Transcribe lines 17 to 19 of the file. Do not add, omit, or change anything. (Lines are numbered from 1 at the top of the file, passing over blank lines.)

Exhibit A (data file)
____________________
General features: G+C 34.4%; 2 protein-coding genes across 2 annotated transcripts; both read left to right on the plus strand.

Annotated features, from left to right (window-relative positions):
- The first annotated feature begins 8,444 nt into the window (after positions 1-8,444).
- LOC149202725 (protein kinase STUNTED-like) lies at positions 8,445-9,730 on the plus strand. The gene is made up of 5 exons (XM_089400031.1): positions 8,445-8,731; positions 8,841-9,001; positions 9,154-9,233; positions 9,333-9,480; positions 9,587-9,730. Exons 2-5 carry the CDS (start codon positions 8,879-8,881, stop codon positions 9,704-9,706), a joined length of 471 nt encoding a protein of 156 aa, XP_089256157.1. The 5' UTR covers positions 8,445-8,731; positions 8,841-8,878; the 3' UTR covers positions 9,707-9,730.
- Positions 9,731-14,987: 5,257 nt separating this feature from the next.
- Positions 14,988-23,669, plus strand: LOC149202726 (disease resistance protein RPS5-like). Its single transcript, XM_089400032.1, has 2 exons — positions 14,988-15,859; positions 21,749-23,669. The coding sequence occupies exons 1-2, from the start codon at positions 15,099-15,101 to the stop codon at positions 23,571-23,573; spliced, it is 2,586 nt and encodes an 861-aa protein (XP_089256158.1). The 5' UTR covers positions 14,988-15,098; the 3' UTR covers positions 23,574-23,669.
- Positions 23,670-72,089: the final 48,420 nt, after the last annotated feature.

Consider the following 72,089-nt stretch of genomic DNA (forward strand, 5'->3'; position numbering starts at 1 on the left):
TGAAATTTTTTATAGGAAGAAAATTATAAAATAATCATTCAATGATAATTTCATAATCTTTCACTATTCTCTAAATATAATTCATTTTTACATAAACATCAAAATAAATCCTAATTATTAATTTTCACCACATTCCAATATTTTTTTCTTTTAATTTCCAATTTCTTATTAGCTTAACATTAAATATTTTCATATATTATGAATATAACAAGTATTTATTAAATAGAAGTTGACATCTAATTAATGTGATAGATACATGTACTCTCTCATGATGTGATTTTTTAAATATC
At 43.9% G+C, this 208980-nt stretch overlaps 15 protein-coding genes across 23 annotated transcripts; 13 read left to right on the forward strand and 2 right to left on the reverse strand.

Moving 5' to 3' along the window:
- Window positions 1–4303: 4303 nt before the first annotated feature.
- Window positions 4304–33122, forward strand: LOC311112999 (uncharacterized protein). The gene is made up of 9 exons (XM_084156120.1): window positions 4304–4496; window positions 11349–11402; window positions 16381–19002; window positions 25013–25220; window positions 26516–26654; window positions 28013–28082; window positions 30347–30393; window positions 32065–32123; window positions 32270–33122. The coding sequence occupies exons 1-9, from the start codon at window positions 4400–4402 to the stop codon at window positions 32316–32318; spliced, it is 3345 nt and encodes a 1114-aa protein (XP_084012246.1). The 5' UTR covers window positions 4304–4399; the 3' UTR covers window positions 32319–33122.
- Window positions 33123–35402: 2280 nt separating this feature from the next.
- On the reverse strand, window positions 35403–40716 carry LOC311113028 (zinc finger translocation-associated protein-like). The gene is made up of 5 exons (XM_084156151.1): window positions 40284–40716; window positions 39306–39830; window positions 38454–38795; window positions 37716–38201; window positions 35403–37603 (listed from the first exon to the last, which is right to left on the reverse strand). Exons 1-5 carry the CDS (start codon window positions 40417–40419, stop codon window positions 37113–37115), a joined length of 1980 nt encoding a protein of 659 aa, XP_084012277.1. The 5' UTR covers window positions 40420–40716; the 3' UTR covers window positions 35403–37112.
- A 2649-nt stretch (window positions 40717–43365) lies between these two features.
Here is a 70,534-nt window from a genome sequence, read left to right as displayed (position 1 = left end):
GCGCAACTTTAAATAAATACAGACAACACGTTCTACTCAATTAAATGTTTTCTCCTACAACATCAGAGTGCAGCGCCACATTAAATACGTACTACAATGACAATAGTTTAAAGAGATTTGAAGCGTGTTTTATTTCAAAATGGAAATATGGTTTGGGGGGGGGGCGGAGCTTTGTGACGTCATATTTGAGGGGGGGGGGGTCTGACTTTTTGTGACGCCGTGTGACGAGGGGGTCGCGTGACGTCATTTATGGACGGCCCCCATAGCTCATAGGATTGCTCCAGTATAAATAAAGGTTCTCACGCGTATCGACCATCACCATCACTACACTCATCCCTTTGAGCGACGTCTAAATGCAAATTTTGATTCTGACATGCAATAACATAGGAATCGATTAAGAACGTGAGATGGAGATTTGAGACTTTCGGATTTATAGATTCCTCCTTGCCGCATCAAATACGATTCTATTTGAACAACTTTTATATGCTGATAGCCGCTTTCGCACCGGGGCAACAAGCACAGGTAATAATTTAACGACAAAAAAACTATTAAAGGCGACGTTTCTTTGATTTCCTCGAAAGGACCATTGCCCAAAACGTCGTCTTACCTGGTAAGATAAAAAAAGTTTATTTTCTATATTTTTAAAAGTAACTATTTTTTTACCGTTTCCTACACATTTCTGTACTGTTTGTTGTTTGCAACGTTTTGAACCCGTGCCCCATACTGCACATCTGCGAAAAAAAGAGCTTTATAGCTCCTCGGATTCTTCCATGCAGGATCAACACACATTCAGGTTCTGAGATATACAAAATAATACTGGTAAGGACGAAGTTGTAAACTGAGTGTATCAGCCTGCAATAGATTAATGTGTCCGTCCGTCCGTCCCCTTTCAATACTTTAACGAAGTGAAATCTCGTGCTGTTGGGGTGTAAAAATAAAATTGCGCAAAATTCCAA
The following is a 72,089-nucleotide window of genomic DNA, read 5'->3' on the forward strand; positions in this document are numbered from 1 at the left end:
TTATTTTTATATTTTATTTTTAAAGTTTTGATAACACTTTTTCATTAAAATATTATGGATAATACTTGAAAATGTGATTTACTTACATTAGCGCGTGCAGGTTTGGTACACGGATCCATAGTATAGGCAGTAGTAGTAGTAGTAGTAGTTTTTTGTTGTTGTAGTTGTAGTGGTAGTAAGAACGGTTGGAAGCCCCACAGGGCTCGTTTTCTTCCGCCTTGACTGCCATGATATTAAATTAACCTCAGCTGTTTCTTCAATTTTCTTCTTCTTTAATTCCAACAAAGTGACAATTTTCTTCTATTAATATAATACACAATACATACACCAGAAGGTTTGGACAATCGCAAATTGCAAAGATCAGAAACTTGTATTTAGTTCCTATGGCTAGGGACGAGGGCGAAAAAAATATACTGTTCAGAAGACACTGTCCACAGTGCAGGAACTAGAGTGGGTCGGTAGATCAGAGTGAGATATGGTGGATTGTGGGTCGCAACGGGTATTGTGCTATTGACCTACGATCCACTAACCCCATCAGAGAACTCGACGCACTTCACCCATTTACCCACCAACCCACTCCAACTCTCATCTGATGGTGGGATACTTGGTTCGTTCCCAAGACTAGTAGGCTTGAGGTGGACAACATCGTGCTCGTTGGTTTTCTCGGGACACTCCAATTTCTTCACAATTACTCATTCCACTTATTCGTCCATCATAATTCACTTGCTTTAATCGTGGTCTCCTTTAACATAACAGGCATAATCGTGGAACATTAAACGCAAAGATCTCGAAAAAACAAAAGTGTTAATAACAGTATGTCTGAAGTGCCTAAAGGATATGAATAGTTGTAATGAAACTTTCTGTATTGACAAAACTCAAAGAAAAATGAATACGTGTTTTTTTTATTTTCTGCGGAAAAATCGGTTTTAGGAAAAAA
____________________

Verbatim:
Here is a 70,534-nt window from a genome sequence, read left to right as displayed (position 1 = left end):
GCGCAACTTTAAATAAATACAGACAACACGTTCTACTCAATTAAATGTTTTCTCCTACAACATCAGAGTGCAGCGCCACATTAAATACGTACTACAATGACAATAGTTTAAAGAGATTTGAAGCGTGTTTTATTTCAAAATGGAAATATGGTTTGGGGGGGGGGCGGAGCTTTGTGACGTCATATTTGAGGGGGGGGGGGTCTGACTTTTTGTGACGCCGTGTGACGAGGGGGTCGCGTGACGTCATTTATGGACGGCCCCCATAGCTCATAGGATTGCTCCAGTATAAATAAAGGTTCTCACGCGTATCGACCATCACCATCACTACACTCATCCCTTTGAGCGACGTCTAAATGCAAATTTTGATTCTGACATGCAATAACATAGGAATCGATTAAGAACGTGAGATGGAGATTTGAGACTTTCGGATTTATAGATTCCTCCTTGCCGCATCAAATACGATTCTATTTGAACAACTTTTATATGCTGATAGCCGCTTTCGCACCGGGGCAACAAGCACAGGTAATAATTTAACGACAAAAAAACTATTAAAGGCGACGTTTCTTTGATTTCCTCGAAAGGACCATTGCCCAAAACGTCGTCTTACCTGGTAAGATAAAAAAAGTTTATTTTCTATATTTTTAAAAGTAACTATTTTTTTACCGTTTCCTACACATTTCTGTACTGTTTGTTGTTTGCAACGTTTTGAACCCGTGCCCCATACTGCACATCTGCGAAAAAAAGAGCTTTATAGCTCCTCGGATTCTTCCATGCAGGATCAACACACATTCAGGTTCTGAGATATACAAAATAATACTGGTAAGGACGAAGTTGTAAACTGAGTGTATCAGCCTGCAATAGATTAATGTGTCCGTCCGTCCGTCCCCTTTCAATACTTTAACGAAGTGAAATCTCGTGCTGTTGGGGTGTAAAAATAAAATTGCGCAAAATTCCAA
The following is a 72,089-nucleotide window of genomic DNA, read 5'->3' on the forward strand; positions in this document are numbered from 1 at the left end: